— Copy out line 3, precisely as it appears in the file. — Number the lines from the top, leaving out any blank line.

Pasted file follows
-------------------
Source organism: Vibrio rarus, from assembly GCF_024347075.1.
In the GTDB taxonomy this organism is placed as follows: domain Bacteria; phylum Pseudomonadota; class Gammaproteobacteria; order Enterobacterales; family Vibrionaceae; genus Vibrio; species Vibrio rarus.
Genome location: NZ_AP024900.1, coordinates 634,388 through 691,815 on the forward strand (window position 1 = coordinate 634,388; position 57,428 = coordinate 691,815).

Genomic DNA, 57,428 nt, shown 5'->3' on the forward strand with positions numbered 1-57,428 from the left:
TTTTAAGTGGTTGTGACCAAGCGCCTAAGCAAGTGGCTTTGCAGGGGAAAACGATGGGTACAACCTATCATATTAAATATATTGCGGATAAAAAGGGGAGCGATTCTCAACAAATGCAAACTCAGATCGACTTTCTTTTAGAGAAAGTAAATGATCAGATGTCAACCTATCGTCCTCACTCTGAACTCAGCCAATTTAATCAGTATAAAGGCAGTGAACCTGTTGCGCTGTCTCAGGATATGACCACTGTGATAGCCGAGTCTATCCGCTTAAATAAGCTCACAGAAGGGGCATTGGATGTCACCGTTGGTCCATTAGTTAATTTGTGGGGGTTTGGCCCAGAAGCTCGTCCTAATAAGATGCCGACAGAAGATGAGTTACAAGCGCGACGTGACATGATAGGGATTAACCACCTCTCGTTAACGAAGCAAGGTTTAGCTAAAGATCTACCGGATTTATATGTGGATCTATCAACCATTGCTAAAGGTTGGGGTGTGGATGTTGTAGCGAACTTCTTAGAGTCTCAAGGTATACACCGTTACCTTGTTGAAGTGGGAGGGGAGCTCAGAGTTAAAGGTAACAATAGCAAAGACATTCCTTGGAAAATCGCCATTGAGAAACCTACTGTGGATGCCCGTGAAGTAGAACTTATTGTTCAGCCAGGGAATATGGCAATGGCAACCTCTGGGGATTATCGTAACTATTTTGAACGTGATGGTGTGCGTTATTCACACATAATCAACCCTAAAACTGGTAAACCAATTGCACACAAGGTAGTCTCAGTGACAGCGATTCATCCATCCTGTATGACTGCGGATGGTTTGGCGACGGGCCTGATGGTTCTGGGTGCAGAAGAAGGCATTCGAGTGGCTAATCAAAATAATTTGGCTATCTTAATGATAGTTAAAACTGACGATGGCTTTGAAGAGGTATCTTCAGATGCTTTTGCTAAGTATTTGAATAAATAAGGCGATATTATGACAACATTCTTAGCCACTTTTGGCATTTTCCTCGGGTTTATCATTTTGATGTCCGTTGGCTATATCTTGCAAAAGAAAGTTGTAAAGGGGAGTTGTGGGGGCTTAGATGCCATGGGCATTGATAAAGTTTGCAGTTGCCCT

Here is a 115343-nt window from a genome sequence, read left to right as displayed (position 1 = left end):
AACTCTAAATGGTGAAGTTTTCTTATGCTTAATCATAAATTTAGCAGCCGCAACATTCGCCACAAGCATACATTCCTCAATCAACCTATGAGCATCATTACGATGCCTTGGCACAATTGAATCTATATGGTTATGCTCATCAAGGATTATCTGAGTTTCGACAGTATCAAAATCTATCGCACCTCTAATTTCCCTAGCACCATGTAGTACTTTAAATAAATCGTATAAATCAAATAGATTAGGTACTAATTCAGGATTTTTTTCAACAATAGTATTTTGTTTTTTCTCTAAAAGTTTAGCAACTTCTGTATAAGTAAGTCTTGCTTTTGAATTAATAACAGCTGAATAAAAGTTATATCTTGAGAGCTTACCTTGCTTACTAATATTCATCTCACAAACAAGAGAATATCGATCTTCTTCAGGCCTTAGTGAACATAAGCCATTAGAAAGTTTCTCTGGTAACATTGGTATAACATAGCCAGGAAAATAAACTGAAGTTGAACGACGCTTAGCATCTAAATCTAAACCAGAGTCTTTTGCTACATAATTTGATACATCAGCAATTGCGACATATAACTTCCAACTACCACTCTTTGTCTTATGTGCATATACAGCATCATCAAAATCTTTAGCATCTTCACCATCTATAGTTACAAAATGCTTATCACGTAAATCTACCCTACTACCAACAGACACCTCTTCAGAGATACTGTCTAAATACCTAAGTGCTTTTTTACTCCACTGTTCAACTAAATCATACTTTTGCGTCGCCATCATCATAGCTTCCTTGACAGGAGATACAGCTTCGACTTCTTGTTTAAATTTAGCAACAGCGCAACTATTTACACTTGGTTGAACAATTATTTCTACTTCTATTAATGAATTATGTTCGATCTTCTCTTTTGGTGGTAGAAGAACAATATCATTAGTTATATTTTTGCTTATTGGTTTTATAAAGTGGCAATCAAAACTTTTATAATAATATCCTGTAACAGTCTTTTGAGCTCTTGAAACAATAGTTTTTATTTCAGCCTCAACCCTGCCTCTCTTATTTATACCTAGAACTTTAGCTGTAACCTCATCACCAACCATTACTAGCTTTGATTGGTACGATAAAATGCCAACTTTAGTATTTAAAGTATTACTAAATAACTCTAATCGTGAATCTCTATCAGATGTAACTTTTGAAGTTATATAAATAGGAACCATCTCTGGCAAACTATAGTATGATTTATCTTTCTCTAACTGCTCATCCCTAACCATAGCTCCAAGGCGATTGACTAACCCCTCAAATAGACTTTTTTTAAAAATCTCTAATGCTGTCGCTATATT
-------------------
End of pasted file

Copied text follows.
Genome location: NZ_AP024900.1, coordinates 634,388 through 691,815 on the forward strand (window position 1 = coordinate 634,388; position 57,428 = coordinate 691,815).